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February 25, 2015

Nutrition Tips for Dental Health from Dr. Michael Michel

112808754Did you know that eating right isn’t only important to your general health and wellbeing, it’s also important to your oral health, too? The foods and beverages you choose to consume directly—and we mean directly—affect the health of your teeth and gums. Obviously, your mouth is the point of entry for everything you eat and drink, so it should come as no surprise that your diet affects your oral health. With this in mind, Dr. Michael Michel and his staff in Topeka, KS, would like to offer some advice on how you can eat well and maintain your oral health, too.

What Foods Should You Eat?

Let’s begin by focusing on the foods that are helpful to your teeth and gums. First, dairy products such as cheese, milk and plain yogurt, along with calcium-fortified tofu, leafy greens and almonds, are foods that benefit dental health. These foods are high in calcium, which strengthens teeth just as it does bones. Protein-rich foods such as meat, poultry, fish, milk and eggs are good sources of phosphorus. Both calcium and phosphorus fortify and rebuild tooth enamel.

Even though fresh fruits and vegetables contain some sugars, they balance that out with fiber and water to clean your teeth, making them a healthy diet choice. Fruits and vegetables also stimulate saliva production to rinse decay-causing acids and food particles away from teeth and gums. Plus, many contain vitamin C, which promotes healthy gums, and vitamin A, another nutrient that builds tooth enamel.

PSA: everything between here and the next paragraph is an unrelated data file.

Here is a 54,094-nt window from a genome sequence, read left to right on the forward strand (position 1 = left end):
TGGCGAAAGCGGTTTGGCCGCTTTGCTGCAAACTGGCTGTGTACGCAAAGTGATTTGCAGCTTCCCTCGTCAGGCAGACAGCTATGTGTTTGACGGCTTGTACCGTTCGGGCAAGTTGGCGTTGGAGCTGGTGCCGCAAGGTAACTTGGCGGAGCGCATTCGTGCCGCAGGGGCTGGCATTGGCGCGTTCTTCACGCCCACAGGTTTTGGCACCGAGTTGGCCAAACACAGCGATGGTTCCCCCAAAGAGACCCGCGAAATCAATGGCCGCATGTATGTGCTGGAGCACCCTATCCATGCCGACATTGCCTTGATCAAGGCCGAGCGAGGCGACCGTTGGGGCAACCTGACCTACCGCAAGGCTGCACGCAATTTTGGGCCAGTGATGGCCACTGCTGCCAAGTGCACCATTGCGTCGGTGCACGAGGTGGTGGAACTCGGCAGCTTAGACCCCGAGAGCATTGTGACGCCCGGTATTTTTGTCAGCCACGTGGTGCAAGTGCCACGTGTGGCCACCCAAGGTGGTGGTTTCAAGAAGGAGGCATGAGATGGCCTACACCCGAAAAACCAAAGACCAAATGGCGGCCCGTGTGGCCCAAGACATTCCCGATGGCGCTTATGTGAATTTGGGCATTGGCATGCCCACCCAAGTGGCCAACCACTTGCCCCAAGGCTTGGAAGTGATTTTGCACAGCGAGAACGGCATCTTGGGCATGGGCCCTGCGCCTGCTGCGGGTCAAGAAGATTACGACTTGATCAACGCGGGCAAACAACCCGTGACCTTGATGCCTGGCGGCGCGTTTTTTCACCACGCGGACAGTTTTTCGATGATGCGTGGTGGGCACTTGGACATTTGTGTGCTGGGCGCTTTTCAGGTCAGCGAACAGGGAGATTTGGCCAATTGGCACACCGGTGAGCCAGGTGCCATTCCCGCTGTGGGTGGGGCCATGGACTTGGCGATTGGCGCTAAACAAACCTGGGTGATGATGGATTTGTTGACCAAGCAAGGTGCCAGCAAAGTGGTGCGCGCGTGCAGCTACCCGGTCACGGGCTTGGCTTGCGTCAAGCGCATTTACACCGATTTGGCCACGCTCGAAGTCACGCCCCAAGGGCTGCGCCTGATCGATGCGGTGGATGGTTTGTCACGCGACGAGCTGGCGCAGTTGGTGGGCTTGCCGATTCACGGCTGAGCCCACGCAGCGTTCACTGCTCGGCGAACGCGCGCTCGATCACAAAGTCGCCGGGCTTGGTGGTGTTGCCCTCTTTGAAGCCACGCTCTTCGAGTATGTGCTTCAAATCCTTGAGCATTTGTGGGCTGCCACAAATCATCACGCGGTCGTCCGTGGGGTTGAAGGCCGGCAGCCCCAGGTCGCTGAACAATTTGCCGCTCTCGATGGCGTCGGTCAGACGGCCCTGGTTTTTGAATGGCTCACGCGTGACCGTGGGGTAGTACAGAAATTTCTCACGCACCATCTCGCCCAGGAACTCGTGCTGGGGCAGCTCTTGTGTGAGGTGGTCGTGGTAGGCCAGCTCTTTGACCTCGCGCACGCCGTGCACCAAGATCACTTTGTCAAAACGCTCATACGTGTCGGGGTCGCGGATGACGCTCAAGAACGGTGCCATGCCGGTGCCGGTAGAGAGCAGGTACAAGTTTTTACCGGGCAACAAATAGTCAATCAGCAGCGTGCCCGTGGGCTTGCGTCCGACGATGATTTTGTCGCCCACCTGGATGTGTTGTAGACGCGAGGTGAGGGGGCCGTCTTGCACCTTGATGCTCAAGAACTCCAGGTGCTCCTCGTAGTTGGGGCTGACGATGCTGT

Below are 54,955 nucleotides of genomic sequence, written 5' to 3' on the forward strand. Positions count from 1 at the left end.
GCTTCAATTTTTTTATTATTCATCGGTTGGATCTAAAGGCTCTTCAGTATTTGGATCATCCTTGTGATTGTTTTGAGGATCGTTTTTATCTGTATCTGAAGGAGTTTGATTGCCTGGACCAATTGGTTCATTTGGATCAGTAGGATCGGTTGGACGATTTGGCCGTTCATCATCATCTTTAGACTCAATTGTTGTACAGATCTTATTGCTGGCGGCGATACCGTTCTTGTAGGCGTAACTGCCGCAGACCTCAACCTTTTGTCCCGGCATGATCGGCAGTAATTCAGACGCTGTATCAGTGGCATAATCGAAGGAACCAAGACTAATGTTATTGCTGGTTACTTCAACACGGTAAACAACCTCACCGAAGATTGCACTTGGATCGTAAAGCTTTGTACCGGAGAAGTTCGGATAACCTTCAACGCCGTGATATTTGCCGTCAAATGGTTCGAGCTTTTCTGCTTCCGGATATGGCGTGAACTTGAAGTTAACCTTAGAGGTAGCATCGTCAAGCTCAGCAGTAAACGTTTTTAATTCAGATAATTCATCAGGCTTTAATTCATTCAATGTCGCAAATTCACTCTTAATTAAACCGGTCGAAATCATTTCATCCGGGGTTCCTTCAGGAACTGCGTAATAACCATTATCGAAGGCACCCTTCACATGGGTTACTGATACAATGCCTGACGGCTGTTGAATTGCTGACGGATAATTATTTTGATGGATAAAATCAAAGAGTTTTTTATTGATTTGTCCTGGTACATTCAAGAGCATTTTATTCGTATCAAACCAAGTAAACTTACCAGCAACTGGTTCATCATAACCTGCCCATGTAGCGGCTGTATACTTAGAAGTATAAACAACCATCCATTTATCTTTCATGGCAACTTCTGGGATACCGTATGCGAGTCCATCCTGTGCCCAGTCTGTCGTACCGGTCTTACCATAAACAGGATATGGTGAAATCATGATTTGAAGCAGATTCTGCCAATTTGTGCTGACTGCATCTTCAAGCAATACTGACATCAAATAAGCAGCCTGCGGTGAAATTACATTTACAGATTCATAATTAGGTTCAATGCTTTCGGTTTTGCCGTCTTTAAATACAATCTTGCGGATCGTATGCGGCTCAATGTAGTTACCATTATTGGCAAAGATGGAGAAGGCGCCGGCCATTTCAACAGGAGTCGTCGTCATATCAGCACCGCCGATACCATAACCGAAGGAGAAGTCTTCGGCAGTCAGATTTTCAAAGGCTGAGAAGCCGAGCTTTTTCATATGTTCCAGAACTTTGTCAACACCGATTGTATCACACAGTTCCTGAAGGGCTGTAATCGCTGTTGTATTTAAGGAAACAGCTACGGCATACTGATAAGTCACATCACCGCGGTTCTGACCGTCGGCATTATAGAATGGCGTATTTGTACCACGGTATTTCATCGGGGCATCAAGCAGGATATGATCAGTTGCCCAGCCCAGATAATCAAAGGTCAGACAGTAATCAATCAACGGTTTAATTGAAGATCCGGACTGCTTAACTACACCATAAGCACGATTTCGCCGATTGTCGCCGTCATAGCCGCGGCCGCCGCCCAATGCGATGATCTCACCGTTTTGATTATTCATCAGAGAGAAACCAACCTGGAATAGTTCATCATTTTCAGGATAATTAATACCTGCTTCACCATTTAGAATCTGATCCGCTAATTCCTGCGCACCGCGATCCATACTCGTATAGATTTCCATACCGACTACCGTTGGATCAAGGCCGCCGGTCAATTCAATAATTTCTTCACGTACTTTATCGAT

What Foods and Drinks Should You Avoid?

The foods and drinks you try to avoid in order to maintain a healthy diet and healthy weight are essentially the same foods you should avoid for the sake of your dental health. Sweet treats—candy (especially hard or sticky candy), cookies, cakes, muffins—all contain sugars that stick to your teeth. The bacteria in your mouth thrive on these sugars and release acids that cause tooth decay. Likewise starchy foods, such as potato chips and crackers, have the same effect.

Sodas, juices, sweetened teas and coffee, some sports drinks, lemonade and limeade literally bathe your teeth in sugar, which causes tooth decay. Choose water instead, and occasionally choose tap water, which is fluoridated.

Call Our Office Today

In conjunction with a healthy diet, regular dental checkups are a must for maintaining oral health. So, schedule an appointment with Dr. Michel in Topeka, KS. We also conveniently serve patients in Emporia, Lawrence and Manhattan and surrounding areas.

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